Luke's diner. Jess walks by and ignores a woman holding out her mug for coffee. At a nearby table, Luke is giving Lorelai business advice on the inn. Luke mentions that Lorelai will get to name the inn, and Lorelai explains that she's bad at naming things, what "naming things" means, and that she and Rory could only come up with "The Crap Shack" for their house. Jess walks over with coffee and Lorelai asks how he's doing. He says he's not bleeding, and Lorelai remarks that it's going to be a good day, then. Jess announces that it's 7:45 and asks whether Luke wants him to go to school. He says that Luke will be violating several child-labor laws if he doesn't release Jess. Jess puts the coffee pot on the table and walks off. Luke tells Jess to stay out of trouble. "Guess that means calling off the chickie run down at the salt flax," it sounds like Jess says. My closed captioning gave up on the sentence after "chickie run." Luke yells at Jess to leave. "Wow," Lorelai says. "So much...love." Luke asks whether Lorelai and Sookie have a place in mind. Lorelai says it's the old "Rachel property." Luke isn't so happy that the place is named after his ex-girlfriend. Lorelai explains that they just call it the Rachel property because Rachel took pictures of it, and the name sort of stuck (even though it has a name -- the Dragonfly); Lorelai offers to change it if it bothers Luke. She tries to think of something, and says "The Crap Shack" is already taken. This is the woman who names toolboxes and hammers and tiny statues and pillows but she's supposedly bad at naming houses and buildings? I'm not buying that at all. Luke tells her she doesn't have to change the name of the place on his account. Lorelai asks whether Luke's dad taught him everything about business. Luke says that his dad didn't even have a checking account until Luke got old enough to get one. His dad bought this place with cash and didn't have a bookkeeper or an accountant or anybody. He did it all on his own. Luke says that when he took over the business, he just dove in on his own and took the risk and accepted his fate. Lorelai says she feels the same way, except she doesn't want to just dive in and she's doing it with Sookie and not alone and she can't fail and she doesn't want to tempt fate. But other than that: same philosophy. Luke says he has to get back to work, and asks whether Lorelai is going to write off this lunch as a business expense. Lorelai says she's not paying for it. Nice. Take the man away from his work, make him make you breakfast and give you business advice and then not pay for his time, his food, or his advice. Luke tells Lorelai she's going to do just fine.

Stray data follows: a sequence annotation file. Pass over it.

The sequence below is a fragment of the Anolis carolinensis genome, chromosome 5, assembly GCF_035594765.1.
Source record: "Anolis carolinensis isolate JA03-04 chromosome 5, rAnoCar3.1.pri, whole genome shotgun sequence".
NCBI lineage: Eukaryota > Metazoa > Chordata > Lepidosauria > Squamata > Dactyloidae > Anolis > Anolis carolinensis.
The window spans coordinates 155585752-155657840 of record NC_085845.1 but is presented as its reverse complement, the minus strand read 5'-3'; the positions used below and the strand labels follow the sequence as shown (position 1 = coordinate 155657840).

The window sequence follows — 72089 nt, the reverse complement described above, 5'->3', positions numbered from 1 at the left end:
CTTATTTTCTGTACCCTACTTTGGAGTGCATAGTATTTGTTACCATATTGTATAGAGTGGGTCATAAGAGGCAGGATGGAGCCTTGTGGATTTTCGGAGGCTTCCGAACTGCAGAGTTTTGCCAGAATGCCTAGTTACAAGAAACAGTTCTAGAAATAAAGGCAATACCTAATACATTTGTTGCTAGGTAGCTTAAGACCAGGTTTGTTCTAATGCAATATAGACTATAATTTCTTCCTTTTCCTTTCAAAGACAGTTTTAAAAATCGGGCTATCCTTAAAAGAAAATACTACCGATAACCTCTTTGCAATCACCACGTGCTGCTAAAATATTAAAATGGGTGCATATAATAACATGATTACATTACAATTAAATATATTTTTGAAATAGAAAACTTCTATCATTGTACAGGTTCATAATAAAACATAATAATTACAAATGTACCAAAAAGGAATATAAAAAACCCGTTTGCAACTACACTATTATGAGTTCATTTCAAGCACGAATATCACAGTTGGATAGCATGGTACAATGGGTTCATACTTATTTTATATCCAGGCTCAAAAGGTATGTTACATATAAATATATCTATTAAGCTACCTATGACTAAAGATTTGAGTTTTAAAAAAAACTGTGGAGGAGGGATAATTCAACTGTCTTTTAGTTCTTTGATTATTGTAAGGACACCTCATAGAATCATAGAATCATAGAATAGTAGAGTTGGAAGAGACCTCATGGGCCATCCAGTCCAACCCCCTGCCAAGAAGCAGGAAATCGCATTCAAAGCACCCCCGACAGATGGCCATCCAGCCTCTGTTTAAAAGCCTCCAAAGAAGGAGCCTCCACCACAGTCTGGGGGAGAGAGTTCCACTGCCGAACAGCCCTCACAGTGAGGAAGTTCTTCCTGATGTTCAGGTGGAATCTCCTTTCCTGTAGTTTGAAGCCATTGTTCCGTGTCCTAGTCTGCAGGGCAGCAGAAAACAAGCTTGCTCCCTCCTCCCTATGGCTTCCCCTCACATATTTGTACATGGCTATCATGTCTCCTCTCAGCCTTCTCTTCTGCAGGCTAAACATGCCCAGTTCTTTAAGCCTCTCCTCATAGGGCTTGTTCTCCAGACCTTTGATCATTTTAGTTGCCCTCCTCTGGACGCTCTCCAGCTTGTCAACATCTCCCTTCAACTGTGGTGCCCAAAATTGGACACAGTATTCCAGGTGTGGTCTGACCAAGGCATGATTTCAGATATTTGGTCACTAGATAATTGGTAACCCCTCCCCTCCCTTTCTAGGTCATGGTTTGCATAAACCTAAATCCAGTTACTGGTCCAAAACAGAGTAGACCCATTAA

Lorelai and Sookie are still discussing names for the inn as Michel walks up and listens. Sookie offers something "simple" like "The Country Rose." That's such a gross name. It sounds like a strip club. Lorelai offers "The Inn By the Hollow" which sounds like a ghost story to me. Michel offers "The Money Pit." Sookie and Lorelai start booing him, but he continues, offering "The Outhouse," and "The Inn Heading for Bankruptcy." Michel says he's only saying this because he cares about them and informs them that most new businesses go down within two years. Lorelai says that they'll be the most exciting two years of their lives. Michel hands Lorelai some papers that just arrived, but since they don't involve the Independence Inn, it wasn't within his official duties to hand the papers to her, so he's taking an extra-long lunch break. "So genuine," Sookie says. Lorelai reads the papers and announces that they know who owns The Rachel Property. Sookie hopes aloud that it's not Donald Trump. It's Fran, the sweet lady from the bakery, known as The Cupcake Lady. They know that knocking Fran down will be a piece of cake, pun intended. Sookie says they could name the inn "Fran's Old Place" and it'd be like Ruth's Chris Steakhouse, where everyone is trying to figure out who Fran is. When I see Ruth's Chris Steakhouse, I'm always wondering if it is two different people or if "Chris" is some kind of adjective.